Charvel Henrik Danhage Signature Pro-Mod So-Cal Style 1 & EVH Limited Edition Wolfgang Special Sassafras

(Image credit: Future / Phil Barker)

But recording both – playing the same parts through the same gained Marshall, and with battering ram drums and bass – the overall tonality at the bridge is actually very similar, even when the tracks are solo’d. We’d swear they sound more different when we listen in front of our amp.

Not for the first time, then, that actually evaluating the ‘front of house’ mix proves quite a leveller. The EVH’s neck voice is obviously very different from the Charvel’s and it keeps the full-fat tonality of the bridge, although it’s softer, nicely vocal and needs some amp sizzle to give it clarity.

The mix, missing from the Charvel, is quite distinct and adds some welcome bounce for a very usable third voice, combining thickness but with some of the funkier clarity you’d expect in this parallel link. Its volume and tone work very well to subtly tame the beast, too.

The treble bleed is certainly useful, allowing you to clean up heavier gains. However, to approach that Area 67 sound of the Charvel you’d need some coil splits, which, to be honest, would probably be very useful here when we have this much wire involved.

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Charvel Henrik Danhage Signature Pro-Mod So-Cal Style 1 & EVH Limited Edition Wolfgang Special Sassafras

(Image credit: Future / Phil Barker)
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Charvel Henrik Danhage Signature Pro-Mod So-Cal Style 1 & EVH Limited Edition Wolfgang Special Sassafras

(Image credit: Future / Phil Barker)

Verdict

We like our pigeonholes and the inclusion of a Floyd Rose vibrato instantly suggests a genre-specific instrument. And, yes, both of these allow you to rip it up, warble and waggle in spades.

But just studying a spec sheet doesn’t tell anywhere near the full story. Firstly, both are exceptionally stable in terms of tuning, even with some heavy vibrato use. They’re also great weights and, with a couple of minor exceptions, are 100 per cent performance-ready.

Plus, in the same way someone such as Mike Stern uses seemingly inappropriate hot pickups on his Yamaha signature to produce big fat and rounded cleans, the EVH does exactly that here. In short, to pigeonhole these as simply metal guitars is really missing the point.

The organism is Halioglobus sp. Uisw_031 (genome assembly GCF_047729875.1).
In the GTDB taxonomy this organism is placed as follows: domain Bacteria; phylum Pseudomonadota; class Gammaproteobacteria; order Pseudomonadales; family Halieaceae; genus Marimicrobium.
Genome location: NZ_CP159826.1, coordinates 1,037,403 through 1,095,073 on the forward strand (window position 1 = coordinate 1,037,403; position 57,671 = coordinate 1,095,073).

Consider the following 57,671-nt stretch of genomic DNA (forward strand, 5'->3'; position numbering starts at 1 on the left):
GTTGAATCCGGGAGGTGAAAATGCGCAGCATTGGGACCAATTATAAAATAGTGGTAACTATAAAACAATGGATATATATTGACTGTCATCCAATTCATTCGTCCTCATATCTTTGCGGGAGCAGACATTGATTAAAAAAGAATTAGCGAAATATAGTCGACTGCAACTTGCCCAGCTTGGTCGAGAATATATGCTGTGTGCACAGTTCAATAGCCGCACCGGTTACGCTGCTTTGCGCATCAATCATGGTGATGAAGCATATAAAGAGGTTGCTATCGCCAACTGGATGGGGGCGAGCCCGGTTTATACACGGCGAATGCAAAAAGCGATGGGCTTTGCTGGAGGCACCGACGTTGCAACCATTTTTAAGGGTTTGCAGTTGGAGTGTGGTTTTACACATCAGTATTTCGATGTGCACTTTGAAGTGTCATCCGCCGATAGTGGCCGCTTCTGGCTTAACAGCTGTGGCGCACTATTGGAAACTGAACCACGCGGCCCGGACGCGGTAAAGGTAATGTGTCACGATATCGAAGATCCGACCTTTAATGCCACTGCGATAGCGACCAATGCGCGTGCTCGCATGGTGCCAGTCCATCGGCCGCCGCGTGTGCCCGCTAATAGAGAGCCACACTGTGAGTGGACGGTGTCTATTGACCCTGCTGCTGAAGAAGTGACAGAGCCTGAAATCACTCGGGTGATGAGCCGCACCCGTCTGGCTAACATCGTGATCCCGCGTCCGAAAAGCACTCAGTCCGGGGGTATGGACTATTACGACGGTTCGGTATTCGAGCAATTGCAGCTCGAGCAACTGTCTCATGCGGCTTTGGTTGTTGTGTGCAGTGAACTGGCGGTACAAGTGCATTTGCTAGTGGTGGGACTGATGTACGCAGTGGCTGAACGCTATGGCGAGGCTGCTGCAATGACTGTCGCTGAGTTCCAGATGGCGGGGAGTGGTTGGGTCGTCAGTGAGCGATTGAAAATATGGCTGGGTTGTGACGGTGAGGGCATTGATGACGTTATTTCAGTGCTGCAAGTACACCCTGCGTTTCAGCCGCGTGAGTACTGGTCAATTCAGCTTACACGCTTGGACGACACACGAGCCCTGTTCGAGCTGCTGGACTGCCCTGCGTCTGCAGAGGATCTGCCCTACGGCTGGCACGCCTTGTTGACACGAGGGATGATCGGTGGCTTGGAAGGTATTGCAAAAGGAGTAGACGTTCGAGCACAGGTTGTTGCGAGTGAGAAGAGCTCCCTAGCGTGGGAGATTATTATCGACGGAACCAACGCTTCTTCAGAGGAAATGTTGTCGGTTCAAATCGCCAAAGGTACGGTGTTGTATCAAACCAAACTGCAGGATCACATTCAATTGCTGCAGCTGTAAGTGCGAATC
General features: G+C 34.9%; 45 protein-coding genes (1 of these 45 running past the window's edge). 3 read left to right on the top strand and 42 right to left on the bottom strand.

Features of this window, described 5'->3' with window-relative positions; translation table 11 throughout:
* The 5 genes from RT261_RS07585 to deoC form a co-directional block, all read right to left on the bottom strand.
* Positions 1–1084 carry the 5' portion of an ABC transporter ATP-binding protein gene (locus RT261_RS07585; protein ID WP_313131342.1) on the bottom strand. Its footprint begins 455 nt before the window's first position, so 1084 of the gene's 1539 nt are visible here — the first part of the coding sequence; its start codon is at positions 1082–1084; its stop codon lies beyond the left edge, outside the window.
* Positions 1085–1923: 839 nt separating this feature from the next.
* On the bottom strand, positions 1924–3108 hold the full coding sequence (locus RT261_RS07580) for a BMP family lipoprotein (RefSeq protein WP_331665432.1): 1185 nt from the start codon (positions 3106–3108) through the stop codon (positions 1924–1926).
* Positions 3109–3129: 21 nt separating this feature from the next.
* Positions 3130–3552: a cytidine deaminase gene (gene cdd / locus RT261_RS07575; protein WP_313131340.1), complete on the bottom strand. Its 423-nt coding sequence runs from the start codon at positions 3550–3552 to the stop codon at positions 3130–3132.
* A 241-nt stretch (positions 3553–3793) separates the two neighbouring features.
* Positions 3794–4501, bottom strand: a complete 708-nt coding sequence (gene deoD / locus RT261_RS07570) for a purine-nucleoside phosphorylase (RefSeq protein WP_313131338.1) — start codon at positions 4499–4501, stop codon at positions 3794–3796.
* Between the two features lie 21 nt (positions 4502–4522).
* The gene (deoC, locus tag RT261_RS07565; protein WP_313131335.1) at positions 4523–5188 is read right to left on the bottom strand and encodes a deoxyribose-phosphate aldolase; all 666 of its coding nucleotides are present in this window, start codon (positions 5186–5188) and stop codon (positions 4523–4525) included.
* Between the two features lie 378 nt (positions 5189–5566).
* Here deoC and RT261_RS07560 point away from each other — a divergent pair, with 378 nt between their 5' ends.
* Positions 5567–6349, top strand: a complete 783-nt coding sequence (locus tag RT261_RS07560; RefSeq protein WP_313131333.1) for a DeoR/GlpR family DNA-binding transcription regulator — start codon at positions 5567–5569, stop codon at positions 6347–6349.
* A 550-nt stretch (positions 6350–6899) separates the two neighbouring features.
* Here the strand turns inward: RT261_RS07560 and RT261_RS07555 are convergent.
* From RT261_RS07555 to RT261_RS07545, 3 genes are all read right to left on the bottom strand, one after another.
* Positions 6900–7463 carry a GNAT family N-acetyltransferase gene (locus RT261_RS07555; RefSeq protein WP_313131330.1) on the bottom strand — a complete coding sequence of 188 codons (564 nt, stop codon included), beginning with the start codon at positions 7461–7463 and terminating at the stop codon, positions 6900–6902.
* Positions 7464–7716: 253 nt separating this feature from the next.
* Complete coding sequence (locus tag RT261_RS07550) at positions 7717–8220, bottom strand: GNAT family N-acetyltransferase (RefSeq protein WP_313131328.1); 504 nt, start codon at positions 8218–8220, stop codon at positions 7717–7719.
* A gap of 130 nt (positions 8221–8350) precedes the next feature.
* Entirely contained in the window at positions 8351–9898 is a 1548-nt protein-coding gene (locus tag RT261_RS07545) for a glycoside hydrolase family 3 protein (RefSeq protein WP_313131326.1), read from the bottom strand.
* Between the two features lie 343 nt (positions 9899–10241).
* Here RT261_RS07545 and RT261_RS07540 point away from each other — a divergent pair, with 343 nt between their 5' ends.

Neither is a particularly cheap date, and neither comes with even a gigbag. But these models possess a huge amount of mojo, both for their intended purposes and a lot more besides. From his early beat-up hot-rod style to the much more refined and considered Wolfgang, we have an awful lot to thank Eddie for.

Charvel Henrik Danhage Pro-Mod So-Cal Style 1

4 out of 5

Pros: A great example of an 80s-style hot-rod ‘SuperStrat’; great weight and neck feel; contrasting pickups.

Cons: Just one relic'd colour; no gigbag supplied.

EVH Limited Edition Wolfgang Special Sassafras

4.5 out of 5

Pros: Simply a great guitar design: lightweight, superb neck construction and feel, excellent tuning stability, and big sounds.

Cons: No gigbag.

Specifications

Charvel Henrik Danhage Pro-Mod So-Cal Style 1

Charvel Henrik Danhage Signature Pro-Mod So-Cal Style 1 & EVH Limited Edition Wolfgang Special Sassafras

(Image credit: Future / Phil Barker)
  • PRICE: £1,519 / $1,599
  • ORIGIN: Mexico
  • TYPE: Double-cutaway relic'd solidbody
  • BODY: Ash
  • NECK: Maple, graphite reinforced, ‘speed’ profile bolt-on
  • SCALE LENGTH: 648mm (25.5”)
  • NUT/WIDTH: Locking/43.1mm
  • FINGERBOARD: Maple, black dot inlays, 305-406mm (12-16”) radius
  • FRETS: 22, jumbo
  • HARDWARE: Floyd Rose 1000 series double-locking vibrato, Charvel logo’d die-cast tuners – chrome-plated
  • STRING SPACING, BRIDGE: 52mm
  • ELECTRICS: Seymour Duncan JB TB-4 humbucker (bridge), DiMarzio Area 67 DP419CR (neck), master volume (with ‘tone’ knob and a push switch to voice pickups: down, bridge; up, neck)
  • WEIGHT (kg/lb): 3.51/7.72
  • OPTIONS: None
  • LEFT-HANDERS: No
  • FINISHES: White Relic (as reviewed) – semi-gloss lacquer to body, handrubbed satin urethane to neck
  • CONTACT: Charvel

EVH Limited Edition Wolfgang Special Sassafras

Charvel Henrik Danhage Signature Pro-Mod So-Cal Style 1 & EVH Limited Edition Wolfgang Special Sassafras

(Image credit: Future / Phil Barker)
  • PRICE: $1,399 / £1,089
  • ORIGIN: Mexico 
  • TYPE: Double-cutaway arched top solidbody
  • BODY: Sassafras
  • NECK: Baked maple, graphite reinforced, Wolfgang profile, bolt-on
  • SCALE LENGTH: 648mm (25.5”)
  • NUT/WIDTH: Locking/41.5mm
  • FINGERBOARD: Baked maple, black dot inlays, 305-406mm (12-16”) radius
  • FRETS: 22, jumbo
  • HARDWARE: Floyd Rose 1000 series double-locking vibrato (with brass block), EVH-logo’d Gotoh tuners – black
  • STRING SPACING, BRIDGE: 52mm
  • ELECTRICS: Direct mount EVH Wolfgang humbuckers, 3-way toggle pickup selector switch, master volume (Bourns low friction) and master tone (Bourns high friction)
  • WEIGHT (kg/lb): 3.01/6.62
  • OPTIONS: None
  • LEFT-HANDERS: No
  • FINISHES: Satin Black (as reviewed) – satin urethane to body, hand-rubbed satin urethane to neck
  • CONTACT: EVH Gear